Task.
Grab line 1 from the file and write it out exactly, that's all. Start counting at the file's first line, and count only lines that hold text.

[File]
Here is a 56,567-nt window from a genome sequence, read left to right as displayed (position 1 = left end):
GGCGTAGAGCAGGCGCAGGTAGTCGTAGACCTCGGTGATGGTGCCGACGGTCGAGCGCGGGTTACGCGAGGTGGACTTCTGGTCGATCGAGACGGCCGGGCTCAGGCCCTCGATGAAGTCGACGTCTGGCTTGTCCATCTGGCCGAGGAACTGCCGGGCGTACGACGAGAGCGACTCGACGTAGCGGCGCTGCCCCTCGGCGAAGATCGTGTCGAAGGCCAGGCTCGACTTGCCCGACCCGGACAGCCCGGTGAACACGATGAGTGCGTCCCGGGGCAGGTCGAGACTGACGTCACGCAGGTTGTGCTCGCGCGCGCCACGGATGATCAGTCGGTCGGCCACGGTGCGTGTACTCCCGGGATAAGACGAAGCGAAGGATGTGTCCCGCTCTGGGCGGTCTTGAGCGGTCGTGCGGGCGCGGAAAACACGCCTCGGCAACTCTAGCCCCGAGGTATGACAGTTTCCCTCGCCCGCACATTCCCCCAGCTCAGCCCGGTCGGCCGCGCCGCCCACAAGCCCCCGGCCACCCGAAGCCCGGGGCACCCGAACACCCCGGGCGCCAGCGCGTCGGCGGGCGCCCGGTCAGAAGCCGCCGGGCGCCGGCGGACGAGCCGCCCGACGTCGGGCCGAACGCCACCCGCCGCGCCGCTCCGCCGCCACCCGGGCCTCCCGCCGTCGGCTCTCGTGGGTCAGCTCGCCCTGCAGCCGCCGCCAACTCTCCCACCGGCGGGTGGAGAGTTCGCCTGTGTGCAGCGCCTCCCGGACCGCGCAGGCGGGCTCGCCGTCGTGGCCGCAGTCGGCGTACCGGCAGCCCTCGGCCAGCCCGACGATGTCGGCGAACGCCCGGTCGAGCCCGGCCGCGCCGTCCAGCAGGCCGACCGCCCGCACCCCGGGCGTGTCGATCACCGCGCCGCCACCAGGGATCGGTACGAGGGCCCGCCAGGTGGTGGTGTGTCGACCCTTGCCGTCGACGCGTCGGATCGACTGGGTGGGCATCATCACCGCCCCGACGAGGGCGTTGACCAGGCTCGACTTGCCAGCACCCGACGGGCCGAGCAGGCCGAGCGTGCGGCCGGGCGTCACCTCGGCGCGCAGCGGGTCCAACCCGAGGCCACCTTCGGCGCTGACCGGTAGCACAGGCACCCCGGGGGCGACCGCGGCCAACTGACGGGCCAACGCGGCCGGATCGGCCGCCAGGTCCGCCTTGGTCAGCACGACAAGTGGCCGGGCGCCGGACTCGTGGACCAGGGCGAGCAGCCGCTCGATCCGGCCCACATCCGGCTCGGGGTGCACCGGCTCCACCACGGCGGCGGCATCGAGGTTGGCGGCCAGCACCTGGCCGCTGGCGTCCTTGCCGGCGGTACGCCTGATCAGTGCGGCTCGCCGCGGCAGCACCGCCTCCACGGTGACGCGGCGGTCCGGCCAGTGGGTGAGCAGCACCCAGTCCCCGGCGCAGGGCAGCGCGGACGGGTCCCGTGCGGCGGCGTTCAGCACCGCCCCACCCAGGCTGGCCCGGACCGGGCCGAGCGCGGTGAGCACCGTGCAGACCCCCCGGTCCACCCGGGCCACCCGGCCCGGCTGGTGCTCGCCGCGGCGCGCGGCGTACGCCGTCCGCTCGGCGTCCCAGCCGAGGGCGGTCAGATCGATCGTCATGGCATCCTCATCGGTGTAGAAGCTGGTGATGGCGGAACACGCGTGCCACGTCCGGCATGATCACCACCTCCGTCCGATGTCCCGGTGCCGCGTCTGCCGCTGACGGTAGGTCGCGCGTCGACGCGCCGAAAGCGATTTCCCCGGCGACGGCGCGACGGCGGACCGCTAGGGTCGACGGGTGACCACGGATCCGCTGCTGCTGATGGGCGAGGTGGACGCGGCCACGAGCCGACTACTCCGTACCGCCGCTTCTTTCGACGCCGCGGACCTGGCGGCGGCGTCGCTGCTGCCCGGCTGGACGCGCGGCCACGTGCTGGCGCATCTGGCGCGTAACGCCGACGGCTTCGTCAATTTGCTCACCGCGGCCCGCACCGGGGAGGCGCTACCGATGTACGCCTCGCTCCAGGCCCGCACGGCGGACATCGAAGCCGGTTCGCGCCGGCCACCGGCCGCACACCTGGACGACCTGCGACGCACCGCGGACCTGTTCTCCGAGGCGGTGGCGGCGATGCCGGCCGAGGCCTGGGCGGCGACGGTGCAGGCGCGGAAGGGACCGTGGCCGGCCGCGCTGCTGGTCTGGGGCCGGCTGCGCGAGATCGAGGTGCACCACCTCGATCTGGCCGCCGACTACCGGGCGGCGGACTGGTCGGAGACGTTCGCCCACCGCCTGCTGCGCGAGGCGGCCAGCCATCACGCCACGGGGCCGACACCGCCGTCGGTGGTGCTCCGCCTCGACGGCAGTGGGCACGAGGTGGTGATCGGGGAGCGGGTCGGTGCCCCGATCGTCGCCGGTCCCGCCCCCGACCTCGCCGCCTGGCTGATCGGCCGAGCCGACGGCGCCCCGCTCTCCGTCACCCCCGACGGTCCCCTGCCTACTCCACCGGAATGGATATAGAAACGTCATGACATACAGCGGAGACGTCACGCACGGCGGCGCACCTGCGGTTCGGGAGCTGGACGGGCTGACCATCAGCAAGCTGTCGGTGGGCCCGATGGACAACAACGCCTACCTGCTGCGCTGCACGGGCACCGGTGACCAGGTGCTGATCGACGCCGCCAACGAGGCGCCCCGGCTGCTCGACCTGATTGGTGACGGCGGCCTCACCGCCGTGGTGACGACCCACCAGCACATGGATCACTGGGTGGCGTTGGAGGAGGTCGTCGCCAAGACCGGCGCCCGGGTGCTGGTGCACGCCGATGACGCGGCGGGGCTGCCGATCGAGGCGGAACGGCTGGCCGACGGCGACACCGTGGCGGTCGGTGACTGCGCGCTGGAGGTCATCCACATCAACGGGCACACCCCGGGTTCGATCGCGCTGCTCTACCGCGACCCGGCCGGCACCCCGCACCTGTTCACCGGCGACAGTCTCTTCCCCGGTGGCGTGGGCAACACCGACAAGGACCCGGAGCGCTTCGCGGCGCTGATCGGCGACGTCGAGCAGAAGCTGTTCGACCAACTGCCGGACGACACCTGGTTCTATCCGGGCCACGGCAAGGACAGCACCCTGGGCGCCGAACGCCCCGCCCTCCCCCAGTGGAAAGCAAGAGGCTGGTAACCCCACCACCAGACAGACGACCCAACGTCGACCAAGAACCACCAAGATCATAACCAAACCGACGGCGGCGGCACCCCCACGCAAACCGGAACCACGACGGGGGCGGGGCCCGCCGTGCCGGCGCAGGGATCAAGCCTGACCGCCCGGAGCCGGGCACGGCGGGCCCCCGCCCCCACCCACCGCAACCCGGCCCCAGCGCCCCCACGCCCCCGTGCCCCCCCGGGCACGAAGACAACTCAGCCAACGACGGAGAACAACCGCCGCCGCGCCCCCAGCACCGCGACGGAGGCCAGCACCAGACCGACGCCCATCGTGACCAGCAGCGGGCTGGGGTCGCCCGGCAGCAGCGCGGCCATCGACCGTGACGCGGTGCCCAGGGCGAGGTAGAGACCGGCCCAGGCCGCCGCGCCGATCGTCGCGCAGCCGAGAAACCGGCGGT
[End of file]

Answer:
Here is a 56,567-nt window from a genome sequence, read left to right as displayed (position 1 = left end):